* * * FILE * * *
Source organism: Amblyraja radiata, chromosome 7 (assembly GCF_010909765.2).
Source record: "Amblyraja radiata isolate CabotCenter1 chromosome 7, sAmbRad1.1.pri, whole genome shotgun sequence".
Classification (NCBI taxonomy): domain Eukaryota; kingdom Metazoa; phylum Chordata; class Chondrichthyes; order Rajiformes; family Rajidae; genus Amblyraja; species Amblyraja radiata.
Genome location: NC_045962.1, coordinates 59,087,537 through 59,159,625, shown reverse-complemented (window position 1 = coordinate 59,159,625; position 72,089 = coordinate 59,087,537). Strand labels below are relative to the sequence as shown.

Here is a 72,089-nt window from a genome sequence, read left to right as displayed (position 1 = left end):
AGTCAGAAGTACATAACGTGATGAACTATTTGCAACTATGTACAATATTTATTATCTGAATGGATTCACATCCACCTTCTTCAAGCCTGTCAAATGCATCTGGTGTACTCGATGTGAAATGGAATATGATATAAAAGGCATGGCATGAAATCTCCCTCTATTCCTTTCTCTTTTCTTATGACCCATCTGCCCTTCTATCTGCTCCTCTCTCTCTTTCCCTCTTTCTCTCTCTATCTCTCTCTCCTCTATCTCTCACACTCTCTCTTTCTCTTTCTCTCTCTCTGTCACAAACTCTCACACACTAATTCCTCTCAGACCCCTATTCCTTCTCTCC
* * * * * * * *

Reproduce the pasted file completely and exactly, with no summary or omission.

Source organism: Amblyraja radiata, chromosome 7 (assembly GCF_010909765.2).
Source record: "Amblyraja radiata isolate CabotCenter1 chromosome 7, sAmbRad1.1.pri, whole genome shotgun sequence".
Classification (NCBI taxonomy): domain Eukaryota; kingdom Metazoa; phylum Chordata; class Chondrichthyes; order Rajiformes; family Rajidae; genus Amblyraja; species Amblyraja radiata.
Genome location: NC_045962.1, coordinates 59,087,537 through 59,159,625, shown reverse-complemented (window position 1 = coordinate 59,159,625; position 72,089 = coordinate 59,087,537). Strand labels below are relative to the sequence as shown.

Here is a 72,089-nt window from a genome sequence, read left to right as displayed (position 1 = left end):
AGTCAGAAGTACATAACGTGATGAACTATTTGCAACTATGTACAATATTTATTATCTGAATGGATTCACATCCACCTTCTTCAAGCCTGTCAAATGCATCTGGTGTACTCGATGTGAAATGGAATATGATATAAAAGGCATGGCATGAAATCTCCCTCTATTCCTTTCTCTTTTCTTATGACCCATCTGCCCTTCTATCTGCTCCTCTCTCTCTTTCCCTCTTTCTCTCTCTATCTCTCTCTCCTCTATCTCTCACACTCTCTCTTTCTCTTTCTCTCTCTCTGTCACAAACTCTCACACACTAATTCCTCTCAGACCCCTATTCCTTCTCTCC